About the Rebirth Era (July 2016�)
Rebirth was a DC Comics publishing initiative to clean up the messes of its "New 52" reboot. It was launched by Geoff Johns and Gary Frank in DC Universe: Rebirth (July 2016).
Since 2011 the promise of fresh start, a line-wide reboot, had diminished. Instead, the DC universe was in another continuity mess, and fans were dissatisfied with the absence of key characters and aspects from their histories.
Despite the team's popularity the Justice Society, per se, was omitted from the mainstream. Just as they had following the Crisis on Infinite Earths in the mid-1980s, editors at DC judged the JSA a liability to the line. The problem was legacy: if your aim is to reestablish DC's core heroes as "all-new" then they can't be tethered to past events — let alone World War II events.
Instead a new, youthful version of Earth's Golden Age heroes was invented for Earth 2, a series set on that world. JSA heroes were recast in a contemporary context. It was a richly developed world, but it was totally disassembled in service of a confusing crossover event ("Future's End"). The potential for this world was misspent.
Comics creators have a natural tendency to play with all the toys in their box. Again, as they learned after Crisis, the gravitas of characters like the Justice Society was too heavy to ignore.
DC Universe: Rebirth led directly into Johns and Frank's Doomsday Clock. This series explained that Earth-0 was different from other Earths in the multiverse. It was a "Metaverse," one subject to constant change. Every time a major event changed the timeline of the Metaverse, the previous timeline was split off into it's own universe (potentially even its own multiverse). Meanwhile, the Metaverse/Earth-0 continues as the central pillar of reality, and all time realigns to its current state.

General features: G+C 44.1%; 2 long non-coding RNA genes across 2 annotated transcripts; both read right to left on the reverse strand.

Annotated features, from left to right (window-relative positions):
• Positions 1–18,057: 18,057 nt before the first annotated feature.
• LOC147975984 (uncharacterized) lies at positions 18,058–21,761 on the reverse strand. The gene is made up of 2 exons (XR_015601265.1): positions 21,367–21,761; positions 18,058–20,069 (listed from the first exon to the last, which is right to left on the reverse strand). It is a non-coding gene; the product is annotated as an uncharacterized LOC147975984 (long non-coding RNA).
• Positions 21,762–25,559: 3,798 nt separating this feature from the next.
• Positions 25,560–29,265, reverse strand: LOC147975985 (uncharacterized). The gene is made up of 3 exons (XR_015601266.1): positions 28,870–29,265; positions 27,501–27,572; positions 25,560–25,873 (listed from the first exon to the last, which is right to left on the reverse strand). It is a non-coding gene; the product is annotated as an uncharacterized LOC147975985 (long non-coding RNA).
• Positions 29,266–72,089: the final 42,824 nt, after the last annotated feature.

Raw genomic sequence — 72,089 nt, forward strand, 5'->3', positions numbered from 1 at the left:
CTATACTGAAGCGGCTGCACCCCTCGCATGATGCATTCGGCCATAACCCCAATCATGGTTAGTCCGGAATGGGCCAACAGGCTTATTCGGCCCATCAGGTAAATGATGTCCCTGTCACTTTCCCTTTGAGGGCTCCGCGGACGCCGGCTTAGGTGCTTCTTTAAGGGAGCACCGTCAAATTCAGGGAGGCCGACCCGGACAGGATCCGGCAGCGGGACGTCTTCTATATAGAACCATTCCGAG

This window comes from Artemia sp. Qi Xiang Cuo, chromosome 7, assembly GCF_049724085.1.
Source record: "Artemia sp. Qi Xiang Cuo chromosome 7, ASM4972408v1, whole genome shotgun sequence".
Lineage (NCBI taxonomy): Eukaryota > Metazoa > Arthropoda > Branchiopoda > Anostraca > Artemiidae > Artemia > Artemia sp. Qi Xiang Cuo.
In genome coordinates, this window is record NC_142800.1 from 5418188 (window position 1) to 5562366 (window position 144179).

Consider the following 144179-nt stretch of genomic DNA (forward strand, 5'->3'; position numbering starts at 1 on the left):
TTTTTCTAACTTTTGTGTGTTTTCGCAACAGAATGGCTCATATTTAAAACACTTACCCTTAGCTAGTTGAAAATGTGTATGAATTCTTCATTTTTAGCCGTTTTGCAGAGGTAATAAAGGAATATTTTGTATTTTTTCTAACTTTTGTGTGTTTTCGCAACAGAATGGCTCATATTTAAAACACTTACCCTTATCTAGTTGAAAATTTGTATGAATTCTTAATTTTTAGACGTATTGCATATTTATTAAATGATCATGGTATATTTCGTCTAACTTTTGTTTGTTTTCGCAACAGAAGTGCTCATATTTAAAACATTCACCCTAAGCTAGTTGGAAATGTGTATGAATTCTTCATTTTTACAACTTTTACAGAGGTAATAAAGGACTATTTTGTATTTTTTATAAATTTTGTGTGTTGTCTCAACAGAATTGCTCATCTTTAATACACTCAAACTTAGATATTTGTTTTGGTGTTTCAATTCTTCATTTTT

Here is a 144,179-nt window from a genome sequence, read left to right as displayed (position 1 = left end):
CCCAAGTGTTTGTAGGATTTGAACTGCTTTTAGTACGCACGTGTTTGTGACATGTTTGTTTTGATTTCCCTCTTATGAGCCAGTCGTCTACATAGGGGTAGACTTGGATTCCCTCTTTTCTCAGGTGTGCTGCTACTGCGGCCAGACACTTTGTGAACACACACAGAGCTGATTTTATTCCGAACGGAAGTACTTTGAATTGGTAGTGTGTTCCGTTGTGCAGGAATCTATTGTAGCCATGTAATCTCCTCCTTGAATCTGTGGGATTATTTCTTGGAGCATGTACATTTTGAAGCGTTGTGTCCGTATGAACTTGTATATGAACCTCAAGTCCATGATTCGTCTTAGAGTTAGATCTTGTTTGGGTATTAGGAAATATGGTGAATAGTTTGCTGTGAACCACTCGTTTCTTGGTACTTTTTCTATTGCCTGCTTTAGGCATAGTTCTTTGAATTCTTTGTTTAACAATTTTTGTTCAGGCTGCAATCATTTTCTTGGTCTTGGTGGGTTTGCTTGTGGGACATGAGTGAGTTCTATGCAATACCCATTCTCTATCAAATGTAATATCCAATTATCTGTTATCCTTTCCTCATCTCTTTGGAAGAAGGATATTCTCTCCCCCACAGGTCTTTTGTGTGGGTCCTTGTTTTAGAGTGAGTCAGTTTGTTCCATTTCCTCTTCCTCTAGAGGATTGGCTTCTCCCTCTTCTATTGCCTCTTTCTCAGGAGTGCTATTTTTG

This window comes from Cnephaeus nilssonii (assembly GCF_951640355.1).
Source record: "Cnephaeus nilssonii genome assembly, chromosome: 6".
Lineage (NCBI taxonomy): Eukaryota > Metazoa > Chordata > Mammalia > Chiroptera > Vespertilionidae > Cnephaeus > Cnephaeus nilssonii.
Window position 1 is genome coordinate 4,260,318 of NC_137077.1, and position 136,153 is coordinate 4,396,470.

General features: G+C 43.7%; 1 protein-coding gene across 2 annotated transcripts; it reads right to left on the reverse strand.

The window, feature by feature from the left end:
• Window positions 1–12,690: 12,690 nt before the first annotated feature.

Doctor Manhattan, a godlike being from another universe was responsible for the event that altered the Metaverse and created the New 52. When he prevented Alan Scott from becoming the Green Lantern, there was no Justice Society, and no legacy of heroes to inspire Superman. Manhattan witnessed the Metaverse's reaction against this. You see, the essential quality of the Metaverse is Superman, it's symbol of hope. In the New 52, Superman's life was without the inspiration of other heroes and a cancer developed in the Metaverse.
Dr. Manhattan observed how the Metaverse fought to rebalance itself. It produced time anomalies that functioned like "antibodies." These anomalies included Wally West, the Flash who was left out of the timeline; and Johnny Thunder, a JSA member who remembered his friends' existence. Manhattan eventually saw his error and restored Alan Scott's origin as Green Lantern. The cascade effect was the restoration of the Justice Society, and the realignment of the entire Metaverse around an inspired, hopeful Superman. This new reality was its "Rebirth."
Dark Nights: Metal was a simultaneous series whose events reintroduced elements of Justice Society.
JSA Heroes: Key New 52 Appearances (2011–2016)
The following "New 52" events and series are excluded from the Rebirth chronology.
Richard Swift has an epic new adventure. This series appeared to have been written prior to the New 52, as it defies the supposed mandate that the new universe had no legacy heroes or World War II history.